One Sunday morning I was driving my children back from their regular soccer game. It was a warm summer day, sun shining ever so brightly, making the uneven town picturesque. As I drove along in my Holden with rigid brown seats and the windscreen wipers that didn’t work, I looked over to my sixteen year old daughter sitting next to menodding and shaking her head rhythmically to, in her words, ‘legendary’ music band One Direction. An image of Asreen flashed through my mind…
…“Kiran?” the voice on my mobile phone was barely more than a whisper. “Kiran? Is that you?” .The train ride back home was a typical for Friday eveningIt was very busy Friday evening train ride back from work, “Are you able to speak up a little?” I asked, raising my own voice overagainst loud chatterschatters from fellow passengers and rattling noise from the train.
“I found your number in Indus Age, My - ” the line went suddenly went dead. Indus Age is a local monthly newspaper. iIt has largest circulation to Indian and South East Asian community in the country. I was interviewed a week ago concerning about my plight with honour based violence. After two years of lengthy legal proceeding over evidence of injury which included tampered medical records I managed to get a divorce. I was sure that such crimeshonour based violence against women was prevalent and practiced behind closed doors, after my divorce I wanted to assist other women in similar situation and have my phone number published in the newspaper.
I thought I lost her but then, few minutes later, she was back. “Sorry I had to hang up I thought someone was coming. My parents are forcing me to marry a 35 year old man who I don’t even know. I am a prisoner in my own house. I can’t take it any longer. I need help.” She stopped for breath. “Please help me,” she said in a trembling voice. She sounded frantic; it seemed that she was at the mercy of her family.
I didn’t know who I was talking to but I knew I had to help. I spoke quickly, “Can you get out? There are all sorts of help available if you can get out.” I knew from my own experience that if a girl has made up her mind to run she usually finds a way to do it. This woman could be anywhere in the country but she was desperate and I had to reassure her. “There is help for you,.” I said. “There are women refuge houses, people to support. I would support you. You’ll be okay.”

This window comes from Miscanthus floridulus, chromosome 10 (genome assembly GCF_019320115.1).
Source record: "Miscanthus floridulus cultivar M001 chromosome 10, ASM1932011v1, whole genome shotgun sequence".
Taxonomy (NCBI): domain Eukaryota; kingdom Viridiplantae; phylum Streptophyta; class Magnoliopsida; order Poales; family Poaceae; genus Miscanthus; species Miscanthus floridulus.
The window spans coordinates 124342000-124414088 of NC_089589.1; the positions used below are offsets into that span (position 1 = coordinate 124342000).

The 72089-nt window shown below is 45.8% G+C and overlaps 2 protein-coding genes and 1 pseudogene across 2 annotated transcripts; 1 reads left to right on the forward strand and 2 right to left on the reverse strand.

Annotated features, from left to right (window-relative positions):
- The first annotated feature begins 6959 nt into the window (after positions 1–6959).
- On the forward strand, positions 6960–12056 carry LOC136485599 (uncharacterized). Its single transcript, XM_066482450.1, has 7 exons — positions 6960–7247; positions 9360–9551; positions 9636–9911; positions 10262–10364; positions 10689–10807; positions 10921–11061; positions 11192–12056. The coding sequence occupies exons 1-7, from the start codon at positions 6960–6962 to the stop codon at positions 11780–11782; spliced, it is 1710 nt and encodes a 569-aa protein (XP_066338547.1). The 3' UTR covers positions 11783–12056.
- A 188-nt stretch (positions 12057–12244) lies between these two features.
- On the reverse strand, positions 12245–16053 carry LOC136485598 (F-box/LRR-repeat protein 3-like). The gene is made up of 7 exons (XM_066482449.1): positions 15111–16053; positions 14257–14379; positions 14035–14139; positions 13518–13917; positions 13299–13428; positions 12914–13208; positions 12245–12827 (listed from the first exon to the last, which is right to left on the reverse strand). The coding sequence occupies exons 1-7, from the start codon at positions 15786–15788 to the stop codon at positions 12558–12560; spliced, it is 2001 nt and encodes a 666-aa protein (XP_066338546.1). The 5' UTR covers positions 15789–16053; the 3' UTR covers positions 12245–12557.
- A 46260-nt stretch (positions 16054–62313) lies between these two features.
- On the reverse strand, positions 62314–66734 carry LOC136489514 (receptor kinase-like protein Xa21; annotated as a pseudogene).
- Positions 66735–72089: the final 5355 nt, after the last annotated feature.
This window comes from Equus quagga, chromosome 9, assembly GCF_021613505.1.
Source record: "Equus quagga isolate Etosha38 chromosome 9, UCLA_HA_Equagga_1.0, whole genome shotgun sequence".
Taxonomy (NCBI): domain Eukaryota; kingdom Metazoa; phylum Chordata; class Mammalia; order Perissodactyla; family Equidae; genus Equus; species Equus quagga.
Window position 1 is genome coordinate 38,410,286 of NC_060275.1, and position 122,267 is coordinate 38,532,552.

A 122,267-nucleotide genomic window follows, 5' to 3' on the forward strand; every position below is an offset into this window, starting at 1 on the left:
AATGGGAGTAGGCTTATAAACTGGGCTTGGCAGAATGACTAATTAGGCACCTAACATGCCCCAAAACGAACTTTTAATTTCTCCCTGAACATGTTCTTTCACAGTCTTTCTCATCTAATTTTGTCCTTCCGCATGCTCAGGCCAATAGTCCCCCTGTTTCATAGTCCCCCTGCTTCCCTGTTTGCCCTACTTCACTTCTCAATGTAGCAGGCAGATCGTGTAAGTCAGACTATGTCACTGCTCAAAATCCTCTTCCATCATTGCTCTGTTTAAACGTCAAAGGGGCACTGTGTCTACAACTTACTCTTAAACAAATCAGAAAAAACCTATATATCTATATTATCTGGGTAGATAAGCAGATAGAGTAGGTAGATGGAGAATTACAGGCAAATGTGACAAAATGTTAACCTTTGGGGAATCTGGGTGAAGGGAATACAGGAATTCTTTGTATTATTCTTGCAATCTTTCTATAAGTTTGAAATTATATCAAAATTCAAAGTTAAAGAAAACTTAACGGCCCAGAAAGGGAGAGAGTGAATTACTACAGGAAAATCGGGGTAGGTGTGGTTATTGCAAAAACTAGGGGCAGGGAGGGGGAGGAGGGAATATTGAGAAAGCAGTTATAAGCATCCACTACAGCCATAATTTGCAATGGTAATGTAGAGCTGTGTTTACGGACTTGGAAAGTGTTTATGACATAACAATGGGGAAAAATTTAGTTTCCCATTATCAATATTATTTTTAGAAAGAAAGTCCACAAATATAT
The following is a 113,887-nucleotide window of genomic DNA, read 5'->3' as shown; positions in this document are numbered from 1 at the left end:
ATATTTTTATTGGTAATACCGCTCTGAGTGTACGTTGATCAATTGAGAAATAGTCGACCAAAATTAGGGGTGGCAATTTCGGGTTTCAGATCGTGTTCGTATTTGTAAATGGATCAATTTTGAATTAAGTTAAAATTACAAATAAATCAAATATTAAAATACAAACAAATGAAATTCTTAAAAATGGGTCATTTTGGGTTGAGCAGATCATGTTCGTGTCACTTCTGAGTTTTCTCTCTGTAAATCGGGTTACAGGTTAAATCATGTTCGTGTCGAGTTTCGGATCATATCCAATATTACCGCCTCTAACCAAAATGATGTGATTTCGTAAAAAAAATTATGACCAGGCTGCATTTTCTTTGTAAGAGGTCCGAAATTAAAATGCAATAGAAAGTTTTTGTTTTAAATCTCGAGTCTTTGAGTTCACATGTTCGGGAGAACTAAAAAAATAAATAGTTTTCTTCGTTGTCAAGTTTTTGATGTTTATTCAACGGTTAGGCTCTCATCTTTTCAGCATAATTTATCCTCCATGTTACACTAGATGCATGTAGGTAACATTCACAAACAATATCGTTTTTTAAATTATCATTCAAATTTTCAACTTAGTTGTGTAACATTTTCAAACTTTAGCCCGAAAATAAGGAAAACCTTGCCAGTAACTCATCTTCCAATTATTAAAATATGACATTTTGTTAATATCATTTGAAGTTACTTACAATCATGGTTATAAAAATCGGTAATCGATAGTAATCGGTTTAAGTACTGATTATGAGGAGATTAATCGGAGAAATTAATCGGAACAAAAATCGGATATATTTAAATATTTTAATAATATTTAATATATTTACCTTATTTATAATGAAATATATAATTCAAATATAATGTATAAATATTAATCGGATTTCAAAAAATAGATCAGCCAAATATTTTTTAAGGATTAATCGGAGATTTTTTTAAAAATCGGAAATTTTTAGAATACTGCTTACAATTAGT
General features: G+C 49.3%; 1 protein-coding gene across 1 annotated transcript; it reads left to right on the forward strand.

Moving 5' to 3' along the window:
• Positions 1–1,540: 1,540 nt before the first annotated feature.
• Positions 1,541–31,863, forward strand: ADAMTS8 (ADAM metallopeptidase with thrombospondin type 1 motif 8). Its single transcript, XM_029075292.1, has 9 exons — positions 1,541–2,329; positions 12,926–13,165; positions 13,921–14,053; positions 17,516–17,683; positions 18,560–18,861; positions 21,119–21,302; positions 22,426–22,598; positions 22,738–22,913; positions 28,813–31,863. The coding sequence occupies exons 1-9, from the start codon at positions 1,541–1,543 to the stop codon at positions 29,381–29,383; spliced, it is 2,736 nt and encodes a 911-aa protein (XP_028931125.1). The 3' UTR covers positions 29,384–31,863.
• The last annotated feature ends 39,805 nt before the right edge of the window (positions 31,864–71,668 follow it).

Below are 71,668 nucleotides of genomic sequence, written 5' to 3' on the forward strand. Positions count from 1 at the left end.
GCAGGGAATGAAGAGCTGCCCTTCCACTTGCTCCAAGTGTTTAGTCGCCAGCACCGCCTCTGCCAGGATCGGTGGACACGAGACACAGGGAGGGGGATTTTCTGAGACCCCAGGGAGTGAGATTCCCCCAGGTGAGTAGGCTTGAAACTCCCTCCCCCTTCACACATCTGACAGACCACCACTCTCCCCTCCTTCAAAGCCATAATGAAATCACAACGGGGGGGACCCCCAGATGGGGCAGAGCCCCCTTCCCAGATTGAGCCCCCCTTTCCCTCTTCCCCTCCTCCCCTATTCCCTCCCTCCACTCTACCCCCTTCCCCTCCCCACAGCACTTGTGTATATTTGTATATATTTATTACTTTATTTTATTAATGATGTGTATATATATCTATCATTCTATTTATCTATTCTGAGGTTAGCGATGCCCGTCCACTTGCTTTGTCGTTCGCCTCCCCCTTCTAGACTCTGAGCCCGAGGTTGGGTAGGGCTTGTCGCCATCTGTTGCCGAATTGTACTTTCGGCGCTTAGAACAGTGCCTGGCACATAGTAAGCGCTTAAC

“But how…Wait, that’s Dad. He’s coming. I have to go” Her phone went dead.
I felt anxiousiety, my pulse shot up as I tried as best I could to get on with my daily household choresroutine and parental responsibilities. Later in thethat evening while I was preparing dinner my phone rang again. I tried hard to understand but couldn’t make out anything except the gasping sound panting. I turned off my range-hood and enquired, “Hello?”
“It’s me, Asreen,” she spoke, her voice penetrating as if she was right next to me. “I did it, I ran away”
“Where are you?”
“Asreen, you have to call the police. DailDial 000” I had put my phone on speaker as I washed my hands.
“No, I don’t want police. My family will never see me again. My community will disown me,” she said claimed almost hysterical.
I could imagine why Asreen didn’t want police to be involved. She was in a state of fear and frustration. Her parents who loved her dearly until very recently changed overnight and now consider family’s honour more important than that of their daughter’s well-being and happiness.
“Meet me at Redfern railway station in 45 minutes,.” I said cleaning up my kitchen.
“Please don’t be late,.” she hung up.
I called on my children and explained them that I need to go out on an emergency. I drove as fast as I could past the motorway speeding up to maximum limit. I reached Redfern at 8 p.m. it was crowded, people pushing one another to get ahead in line. Few country trains hurried past while the intercity trains stopped at the platform for passengerss dark...
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